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What Will A Trump Presidency Mean for Fair Housing?

Rules protecting minorities' access to housing have been strengthened under the Obama administration. That progress could be lost under a HUD Secretary who opposes Fair Housing altogether.
December 6, 2016, 6am PST | Elana Eden
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The politics of Donald Trump's pick for Secretary of Housing and Urban Development is likely to differ greatly from those of their predecessor, Julian Castro.
Gage Skidmore

Fair-housing rules will soon be in the hands of a developer who discriminated against black tenants—President-elect Trump—an anxious CityLab piece by Kriston Capps notes.

Some of Trump’s reported contenders for HUD Secretary are firmly opposed to policies that aim to expand access to good housing in a field historically stacked against people of color and the working class. Kriston Capps notes especially Robert Astorino, who has in some ways built a career out of attacking housing rules. Retired neurosurgeon and former Republican presidential candidate Ben Carson, who in 2015 called fair housing a "noose," has this week been confirmed as Trump's pick for the position.

In a Housing Department governed by these beliefs, recent policy changes meant to strengthen what has until now been weak federal anti-discrimination housing policy could be targeted for revision or even repeal.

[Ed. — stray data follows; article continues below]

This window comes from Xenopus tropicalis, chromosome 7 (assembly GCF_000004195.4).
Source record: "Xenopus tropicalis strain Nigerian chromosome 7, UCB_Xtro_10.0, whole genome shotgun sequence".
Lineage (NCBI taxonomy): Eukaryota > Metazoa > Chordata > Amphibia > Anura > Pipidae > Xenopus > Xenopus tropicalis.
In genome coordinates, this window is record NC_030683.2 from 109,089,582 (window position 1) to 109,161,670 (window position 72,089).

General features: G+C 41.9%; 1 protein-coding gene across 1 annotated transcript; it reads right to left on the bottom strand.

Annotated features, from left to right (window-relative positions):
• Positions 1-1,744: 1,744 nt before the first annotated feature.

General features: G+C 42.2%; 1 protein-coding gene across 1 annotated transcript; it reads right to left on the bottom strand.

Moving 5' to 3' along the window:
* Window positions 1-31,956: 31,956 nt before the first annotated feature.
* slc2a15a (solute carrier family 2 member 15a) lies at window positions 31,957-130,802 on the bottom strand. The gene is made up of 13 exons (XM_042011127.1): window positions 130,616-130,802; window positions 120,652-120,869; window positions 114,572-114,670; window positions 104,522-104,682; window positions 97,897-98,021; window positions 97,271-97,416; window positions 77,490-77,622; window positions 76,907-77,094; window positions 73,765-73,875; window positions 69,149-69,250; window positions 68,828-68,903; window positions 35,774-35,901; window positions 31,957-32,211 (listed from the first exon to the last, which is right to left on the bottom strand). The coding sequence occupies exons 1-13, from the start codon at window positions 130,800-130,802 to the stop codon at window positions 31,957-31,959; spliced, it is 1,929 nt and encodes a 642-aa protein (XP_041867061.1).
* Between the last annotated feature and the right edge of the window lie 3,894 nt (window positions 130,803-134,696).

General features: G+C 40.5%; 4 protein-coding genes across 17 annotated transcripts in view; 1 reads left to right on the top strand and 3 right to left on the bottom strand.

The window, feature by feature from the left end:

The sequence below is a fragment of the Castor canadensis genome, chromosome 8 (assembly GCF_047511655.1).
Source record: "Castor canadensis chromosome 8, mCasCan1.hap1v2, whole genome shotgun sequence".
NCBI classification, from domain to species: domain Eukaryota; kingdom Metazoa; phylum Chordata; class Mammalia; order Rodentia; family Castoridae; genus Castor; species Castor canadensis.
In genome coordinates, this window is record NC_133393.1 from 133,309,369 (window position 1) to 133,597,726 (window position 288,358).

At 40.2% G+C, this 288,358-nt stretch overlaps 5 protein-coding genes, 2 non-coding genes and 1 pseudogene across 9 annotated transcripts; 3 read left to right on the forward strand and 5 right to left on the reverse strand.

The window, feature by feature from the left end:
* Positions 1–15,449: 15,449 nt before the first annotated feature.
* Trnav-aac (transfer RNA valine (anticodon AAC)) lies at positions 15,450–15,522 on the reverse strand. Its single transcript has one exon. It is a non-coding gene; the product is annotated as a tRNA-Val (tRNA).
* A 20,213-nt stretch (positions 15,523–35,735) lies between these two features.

The first is Affirmatively Furthering Fair Housing—already a target of conservative pushback—which requires cities to assess their own low-income housing practices and compliance with the Fair Housing Act before qualifying for federal housing funds.

Aspects of AFFH have yet to be implemented: the Assessment of Fair Housing tool for state governments, for example, will not receive final approval by the Office of Management and Budget before January 20. If AFFH is to succeed, President-elect Trump will have to finish what President Obama started.

The second is a Supreme Court decision affirming that "disparate impact" of housing policies on different racial groups is a form of discrimination prohibited by the Fair Housing Act, regardless of whether it is an explicit goal.

Trump's pick could undermine this policy even if the Supreme Court doesn't actually overturn its decision—by simply not enforcing it. "The U.S. Department of Justice will be as pivotal to protecting fair-housing standards as HUD," Capps notes.

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Published on Friday, November 11, 2016 in CityLab
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